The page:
Despite quality concerns, desktop video was the most likely purchase of IT professionals considering video conferencing...
technology, according to a recent TechTarget survey.
In a survey of 326 IT professionals looking to buy solutions that improve enterprise communications, three-quarters of the respondents were considering the purchase of software-based video for the PC in the next 12 months.
Mobile video came in second to desktop video with six out of 10 respondents looking to buy. Other video options -- traditional room-based video, immersive telepresence and consumer market options -- each drew less than 50% of the buyer interest, although room-based video was close to the halfway mark at 49%.
Buyer awareness of video limitations
While interest in desktop video is high, survey respondents indicated that they see limitations in the technology. The three biggest headaches listed by IT pros were an unpredictable user experience and insufficient quality for multiparty sessions and for use as a corporate collaboration tool.
Deployment challenges often listed by video experts include having enough processing power on the desktop or laptop for video calling. Companies may have to upgrade their virtual private networks if employees need to use it on the road.
In addition, video requires additional network bandwidth. While a typical VoIP call uses 24 Kbps to 35 Kbps, a video conferencing call can use as much as 2 Mbps.
Almost nine out of 10 IT pros chose improving corporate collaboration as the reason for implementing any video conferencing technology. Almost 60% of respondents cited travel reduction as a reason to deploy video conferencing.
In terms of the vendors IT pros planned to evaluate before buying a video conferencing system, nearly 60% named Cisco, with about four in 10 looking at Polycom. Avaya came in third at 21%.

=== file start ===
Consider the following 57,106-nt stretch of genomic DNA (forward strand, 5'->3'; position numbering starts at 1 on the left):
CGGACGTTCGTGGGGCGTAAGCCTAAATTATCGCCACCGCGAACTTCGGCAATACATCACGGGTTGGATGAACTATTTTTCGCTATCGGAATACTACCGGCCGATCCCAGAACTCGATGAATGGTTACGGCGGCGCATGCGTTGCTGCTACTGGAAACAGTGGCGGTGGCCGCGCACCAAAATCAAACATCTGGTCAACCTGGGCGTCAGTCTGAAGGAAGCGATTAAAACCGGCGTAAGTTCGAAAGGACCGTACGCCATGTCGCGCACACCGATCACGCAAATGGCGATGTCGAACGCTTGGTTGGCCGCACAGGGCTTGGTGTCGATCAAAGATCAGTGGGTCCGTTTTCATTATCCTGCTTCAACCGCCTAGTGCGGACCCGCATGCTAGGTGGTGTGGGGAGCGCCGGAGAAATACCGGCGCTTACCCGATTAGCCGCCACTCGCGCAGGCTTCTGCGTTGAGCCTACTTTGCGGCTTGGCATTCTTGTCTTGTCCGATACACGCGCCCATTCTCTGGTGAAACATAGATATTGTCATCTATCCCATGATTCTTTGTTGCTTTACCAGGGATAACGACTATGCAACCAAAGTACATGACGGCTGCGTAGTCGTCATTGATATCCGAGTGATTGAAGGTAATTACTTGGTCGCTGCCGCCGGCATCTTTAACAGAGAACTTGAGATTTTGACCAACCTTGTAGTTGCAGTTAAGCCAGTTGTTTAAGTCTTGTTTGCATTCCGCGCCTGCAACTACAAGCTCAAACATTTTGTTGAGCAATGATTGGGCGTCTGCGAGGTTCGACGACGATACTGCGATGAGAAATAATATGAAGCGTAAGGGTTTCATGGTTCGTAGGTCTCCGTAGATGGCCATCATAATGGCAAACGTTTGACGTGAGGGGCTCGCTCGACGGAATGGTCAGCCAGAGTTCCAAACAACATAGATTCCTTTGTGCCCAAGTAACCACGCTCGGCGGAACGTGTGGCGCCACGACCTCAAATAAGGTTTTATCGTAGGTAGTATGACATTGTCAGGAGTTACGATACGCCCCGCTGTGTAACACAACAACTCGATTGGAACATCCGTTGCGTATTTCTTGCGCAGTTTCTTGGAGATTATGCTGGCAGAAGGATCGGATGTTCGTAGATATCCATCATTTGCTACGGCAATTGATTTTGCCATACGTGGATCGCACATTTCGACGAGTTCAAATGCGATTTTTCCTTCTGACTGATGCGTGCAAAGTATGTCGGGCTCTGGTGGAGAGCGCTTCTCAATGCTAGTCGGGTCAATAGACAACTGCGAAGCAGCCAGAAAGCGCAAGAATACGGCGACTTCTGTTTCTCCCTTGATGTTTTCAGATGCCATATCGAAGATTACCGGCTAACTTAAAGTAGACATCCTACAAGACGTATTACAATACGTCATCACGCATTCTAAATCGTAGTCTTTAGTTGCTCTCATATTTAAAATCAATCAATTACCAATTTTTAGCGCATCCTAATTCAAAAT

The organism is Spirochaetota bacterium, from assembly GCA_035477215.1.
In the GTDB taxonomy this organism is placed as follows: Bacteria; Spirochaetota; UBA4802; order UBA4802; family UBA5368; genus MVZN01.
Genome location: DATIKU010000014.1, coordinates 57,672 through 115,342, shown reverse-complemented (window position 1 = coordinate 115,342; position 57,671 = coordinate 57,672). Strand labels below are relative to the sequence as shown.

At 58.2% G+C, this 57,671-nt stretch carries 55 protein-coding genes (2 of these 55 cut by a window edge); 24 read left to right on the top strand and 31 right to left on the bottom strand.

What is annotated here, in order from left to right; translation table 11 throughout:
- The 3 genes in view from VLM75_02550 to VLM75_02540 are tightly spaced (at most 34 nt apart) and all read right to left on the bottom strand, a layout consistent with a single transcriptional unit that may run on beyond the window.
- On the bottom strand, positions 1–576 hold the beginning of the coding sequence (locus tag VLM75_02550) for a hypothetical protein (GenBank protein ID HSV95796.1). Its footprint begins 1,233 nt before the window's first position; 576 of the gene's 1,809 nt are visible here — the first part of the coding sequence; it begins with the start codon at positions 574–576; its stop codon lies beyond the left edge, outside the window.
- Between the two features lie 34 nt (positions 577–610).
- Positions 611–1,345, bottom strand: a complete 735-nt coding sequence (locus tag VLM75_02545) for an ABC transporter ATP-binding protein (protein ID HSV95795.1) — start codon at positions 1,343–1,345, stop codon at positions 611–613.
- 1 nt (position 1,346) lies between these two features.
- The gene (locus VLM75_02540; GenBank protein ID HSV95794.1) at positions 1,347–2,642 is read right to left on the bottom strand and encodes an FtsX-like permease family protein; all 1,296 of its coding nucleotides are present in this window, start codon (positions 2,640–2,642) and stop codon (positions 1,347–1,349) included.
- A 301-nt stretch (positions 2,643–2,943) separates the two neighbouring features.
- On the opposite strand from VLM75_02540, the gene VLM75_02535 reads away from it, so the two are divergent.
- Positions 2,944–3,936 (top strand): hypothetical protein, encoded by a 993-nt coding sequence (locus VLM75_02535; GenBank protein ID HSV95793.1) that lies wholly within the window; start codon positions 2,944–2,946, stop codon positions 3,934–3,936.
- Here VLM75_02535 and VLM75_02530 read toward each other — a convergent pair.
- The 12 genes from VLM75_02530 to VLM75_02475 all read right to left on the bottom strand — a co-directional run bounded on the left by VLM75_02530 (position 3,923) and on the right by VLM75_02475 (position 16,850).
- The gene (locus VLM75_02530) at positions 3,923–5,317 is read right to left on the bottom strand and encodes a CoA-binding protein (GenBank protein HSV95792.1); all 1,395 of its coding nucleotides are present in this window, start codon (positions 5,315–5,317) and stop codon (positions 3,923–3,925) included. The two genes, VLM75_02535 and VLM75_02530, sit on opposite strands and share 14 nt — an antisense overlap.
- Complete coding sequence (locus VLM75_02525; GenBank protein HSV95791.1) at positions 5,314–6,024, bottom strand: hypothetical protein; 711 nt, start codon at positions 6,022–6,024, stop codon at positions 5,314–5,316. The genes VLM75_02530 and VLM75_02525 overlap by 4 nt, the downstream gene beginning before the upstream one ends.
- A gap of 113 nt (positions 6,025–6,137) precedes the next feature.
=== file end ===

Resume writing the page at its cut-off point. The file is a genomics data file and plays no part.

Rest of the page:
Cloud-based video conferencing status
While the survey did not address cloud-based video conferencing, this emerging market has given birth to a new generation of companies including Fuze, Zoom and TokBox, which was acquired in 2012 by Spanish telecom provider Telefonica.
Cloud-based video conferencing has yet to attract many enterprise buyers, according to Ovum. Still, it's an upcoming area to watch. In 2015, companies are expected to have more enterprise-grade choices from large service providers like AT&T, BT and Orange Business, and system vendors like Cisco, Lifesize and Vidyo.
The cloud is seen as a simpler way to deploy video technology on mobile devices, which enterprises have marked as a key target for UC capabilities. Cloud-based services do not require software on the device, which means lower management and maintenance costs.
Enterprise do not view desktop and mobile video conferencing as a business-critical application, so they are willing to experiment with new technologies, according to Ovum analyst Brian Riggs.
"Those are communication services that are not necessarily core to your entire business," Riggs said. "If a company (vendor) goes away or video calling goes down, the phones won't stop working, and the call center won't grind to a halt."
Calculating bandwidth before buying desktop video conferencing
The network impact of desktop video software
The need for small group video helps desktop software adoption
Dig Deeper on Business Video Conferencing and Telepresence Technology